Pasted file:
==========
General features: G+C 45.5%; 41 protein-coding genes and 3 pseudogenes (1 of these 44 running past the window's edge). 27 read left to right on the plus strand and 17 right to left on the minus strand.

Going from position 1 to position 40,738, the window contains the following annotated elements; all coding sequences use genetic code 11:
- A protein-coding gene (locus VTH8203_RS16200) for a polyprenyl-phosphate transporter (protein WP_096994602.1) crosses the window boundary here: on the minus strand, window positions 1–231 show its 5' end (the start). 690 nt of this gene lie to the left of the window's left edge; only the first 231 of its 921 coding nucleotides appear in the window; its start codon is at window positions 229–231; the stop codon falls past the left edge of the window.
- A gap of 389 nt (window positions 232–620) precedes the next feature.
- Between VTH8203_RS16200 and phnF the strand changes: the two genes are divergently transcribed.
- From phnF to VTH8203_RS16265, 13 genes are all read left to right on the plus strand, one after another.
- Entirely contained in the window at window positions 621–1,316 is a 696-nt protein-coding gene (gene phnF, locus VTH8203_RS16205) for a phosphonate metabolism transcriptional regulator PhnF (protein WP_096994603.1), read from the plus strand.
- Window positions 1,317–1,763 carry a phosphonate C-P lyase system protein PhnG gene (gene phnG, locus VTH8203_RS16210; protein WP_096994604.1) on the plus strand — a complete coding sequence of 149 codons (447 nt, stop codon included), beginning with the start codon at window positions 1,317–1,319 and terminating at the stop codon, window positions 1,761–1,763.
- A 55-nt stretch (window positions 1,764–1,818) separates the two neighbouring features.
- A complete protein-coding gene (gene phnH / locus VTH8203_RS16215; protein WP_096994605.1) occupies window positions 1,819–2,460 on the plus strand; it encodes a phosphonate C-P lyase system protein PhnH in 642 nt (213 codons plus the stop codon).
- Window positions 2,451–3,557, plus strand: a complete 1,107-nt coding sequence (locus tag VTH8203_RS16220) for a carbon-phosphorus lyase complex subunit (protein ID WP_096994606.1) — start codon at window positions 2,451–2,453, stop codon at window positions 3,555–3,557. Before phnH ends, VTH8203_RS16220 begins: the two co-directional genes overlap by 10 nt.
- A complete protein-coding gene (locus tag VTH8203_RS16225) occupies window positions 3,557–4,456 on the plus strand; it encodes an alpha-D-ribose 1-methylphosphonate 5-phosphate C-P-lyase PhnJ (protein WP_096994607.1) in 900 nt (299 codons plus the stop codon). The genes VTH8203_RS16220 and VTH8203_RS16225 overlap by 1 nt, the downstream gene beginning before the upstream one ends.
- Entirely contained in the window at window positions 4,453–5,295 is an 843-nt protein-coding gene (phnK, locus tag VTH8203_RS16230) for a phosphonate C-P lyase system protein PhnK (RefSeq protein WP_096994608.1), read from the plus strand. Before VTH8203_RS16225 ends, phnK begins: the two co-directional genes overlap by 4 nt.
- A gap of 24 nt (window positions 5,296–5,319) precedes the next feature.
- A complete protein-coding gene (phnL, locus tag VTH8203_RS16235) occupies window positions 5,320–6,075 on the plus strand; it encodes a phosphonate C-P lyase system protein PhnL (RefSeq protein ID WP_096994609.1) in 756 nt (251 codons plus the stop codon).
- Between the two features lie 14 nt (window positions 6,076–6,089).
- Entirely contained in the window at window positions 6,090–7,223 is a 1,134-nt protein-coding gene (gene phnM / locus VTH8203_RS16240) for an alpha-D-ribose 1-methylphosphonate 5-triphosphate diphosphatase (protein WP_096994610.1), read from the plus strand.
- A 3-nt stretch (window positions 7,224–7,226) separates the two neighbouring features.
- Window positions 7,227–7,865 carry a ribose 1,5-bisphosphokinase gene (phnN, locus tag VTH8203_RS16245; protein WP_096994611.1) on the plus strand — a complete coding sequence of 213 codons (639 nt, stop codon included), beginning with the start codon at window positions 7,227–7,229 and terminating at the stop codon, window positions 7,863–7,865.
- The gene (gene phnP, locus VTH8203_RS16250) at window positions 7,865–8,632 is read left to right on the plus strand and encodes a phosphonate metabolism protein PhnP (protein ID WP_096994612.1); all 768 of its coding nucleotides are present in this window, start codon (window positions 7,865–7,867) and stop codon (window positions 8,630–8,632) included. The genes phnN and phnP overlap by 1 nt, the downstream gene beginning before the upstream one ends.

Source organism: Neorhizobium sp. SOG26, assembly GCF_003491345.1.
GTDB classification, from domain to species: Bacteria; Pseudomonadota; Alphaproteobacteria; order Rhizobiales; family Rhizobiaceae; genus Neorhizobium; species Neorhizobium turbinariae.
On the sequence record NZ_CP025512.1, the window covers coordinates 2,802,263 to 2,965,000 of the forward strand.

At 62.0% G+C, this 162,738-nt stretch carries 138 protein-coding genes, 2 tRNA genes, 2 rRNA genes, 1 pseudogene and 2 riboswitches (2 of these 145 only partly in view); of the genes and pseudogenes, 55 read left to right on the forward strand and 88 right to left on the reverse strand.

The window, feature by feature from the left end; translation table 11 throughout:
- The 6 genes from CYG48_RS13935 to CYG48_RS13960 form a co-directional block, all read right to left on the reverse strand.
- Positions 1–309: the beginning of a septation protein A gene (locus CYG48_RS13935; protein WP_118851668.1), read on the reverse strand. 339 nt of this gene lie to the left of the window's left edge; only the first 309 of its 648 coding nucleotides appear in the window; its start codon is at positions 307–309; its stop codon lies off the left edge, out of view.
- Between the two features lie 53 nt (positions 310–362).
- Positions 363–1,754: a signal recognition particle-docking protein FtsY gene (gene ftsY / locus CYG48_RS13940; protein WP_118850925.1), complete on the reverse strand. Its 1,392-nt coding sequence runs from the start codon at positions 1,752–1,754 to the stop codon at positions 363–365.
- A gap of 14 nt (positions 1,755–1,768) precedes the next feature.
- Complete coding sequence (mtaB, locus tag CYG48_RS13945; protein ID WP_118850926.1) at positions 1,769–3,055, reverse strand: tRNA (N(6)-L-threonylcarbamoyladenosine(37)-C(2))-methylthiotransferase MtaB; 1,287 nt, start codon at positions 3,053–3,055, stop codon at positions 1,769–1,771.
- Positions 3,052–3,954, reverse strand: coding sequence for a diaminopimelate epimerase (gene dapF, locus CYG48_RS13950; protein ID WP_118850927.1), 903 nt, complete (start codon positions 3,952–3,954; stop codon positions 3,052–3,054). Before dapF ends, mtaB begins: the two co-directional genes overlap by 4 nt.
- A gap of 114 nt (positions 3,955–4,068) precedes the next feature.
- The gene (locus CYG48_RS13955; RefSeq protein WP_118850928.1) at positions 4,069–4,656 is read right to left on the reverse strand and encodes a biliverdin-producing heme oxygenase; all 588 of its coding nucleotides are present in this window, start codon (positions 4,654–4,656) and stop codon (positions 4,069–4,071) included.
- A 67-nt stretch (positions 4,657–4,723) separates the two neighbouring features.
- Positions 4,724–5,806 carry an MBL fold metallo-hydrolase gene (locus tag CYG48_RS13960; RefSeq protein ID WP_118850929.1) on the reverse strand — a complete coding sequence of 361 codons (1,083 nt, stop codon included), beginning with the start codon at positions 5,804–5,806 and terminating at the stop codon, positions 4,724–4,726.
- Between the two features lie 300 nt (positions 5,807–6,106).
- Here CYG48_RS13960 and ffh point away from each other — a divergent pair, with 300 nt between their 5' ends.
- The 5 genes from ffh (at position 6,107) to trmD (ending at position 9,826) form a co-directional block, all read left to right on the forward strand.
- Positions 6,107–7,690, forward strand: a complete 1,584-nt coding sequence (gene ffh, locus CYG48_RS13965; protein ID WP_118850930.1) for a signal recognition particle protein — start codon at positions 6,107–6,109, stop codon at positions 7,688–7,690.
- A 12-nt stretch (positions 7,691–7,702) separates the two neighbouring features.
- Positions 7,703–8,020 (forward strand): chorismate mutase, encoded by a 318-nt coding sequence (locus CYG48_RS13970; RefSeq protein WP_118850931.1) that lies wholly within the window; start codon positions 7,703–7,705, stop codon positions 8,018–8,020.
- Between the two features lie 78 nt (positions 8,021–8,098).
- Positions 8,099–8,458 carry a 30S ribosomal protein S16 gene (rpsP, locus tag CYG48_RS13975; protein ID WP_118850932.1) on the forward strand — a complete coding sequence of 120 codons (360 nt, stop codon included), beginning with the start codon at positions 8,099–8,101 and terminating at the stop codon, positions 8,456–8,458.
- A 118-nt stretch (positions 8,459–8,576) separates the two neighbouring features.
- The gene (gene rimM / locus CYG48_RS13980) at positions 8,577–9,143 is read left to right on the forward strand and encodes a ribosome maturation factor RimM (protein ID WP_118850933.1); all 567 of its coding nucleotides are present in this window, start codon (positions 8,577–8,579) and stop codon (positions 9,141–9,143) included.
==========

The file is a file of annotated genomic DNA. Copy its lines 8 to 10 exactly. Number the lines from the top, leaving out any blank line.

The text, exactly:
- Window positions 1,317–1,763 carry a phosphonate C-P lyase system protein PhnG gene (gene phnG, locus VTH8203_RS16210; protein WP_096994604.1) on the plus strand — a complete coding sequence of 149 codons (447 nt, stop codon included), beginning with the start codon at window positions 1,317–1,319 and terminating at the stop codon, window positions 1,761–1,763.
- A 55-nt stretch (window positions 1,764–1,818) separates the two neighbouring features.
- A complete protein-coding gene (gene phnH / locus VTH8203_RS16215; protein WP_096994605.1) occupies window positions 1,819–2,460 on the plus strand; it encodes a phosphonate C-P lyase system protein PhnH in 642 nt (213 codons plus the stop codon).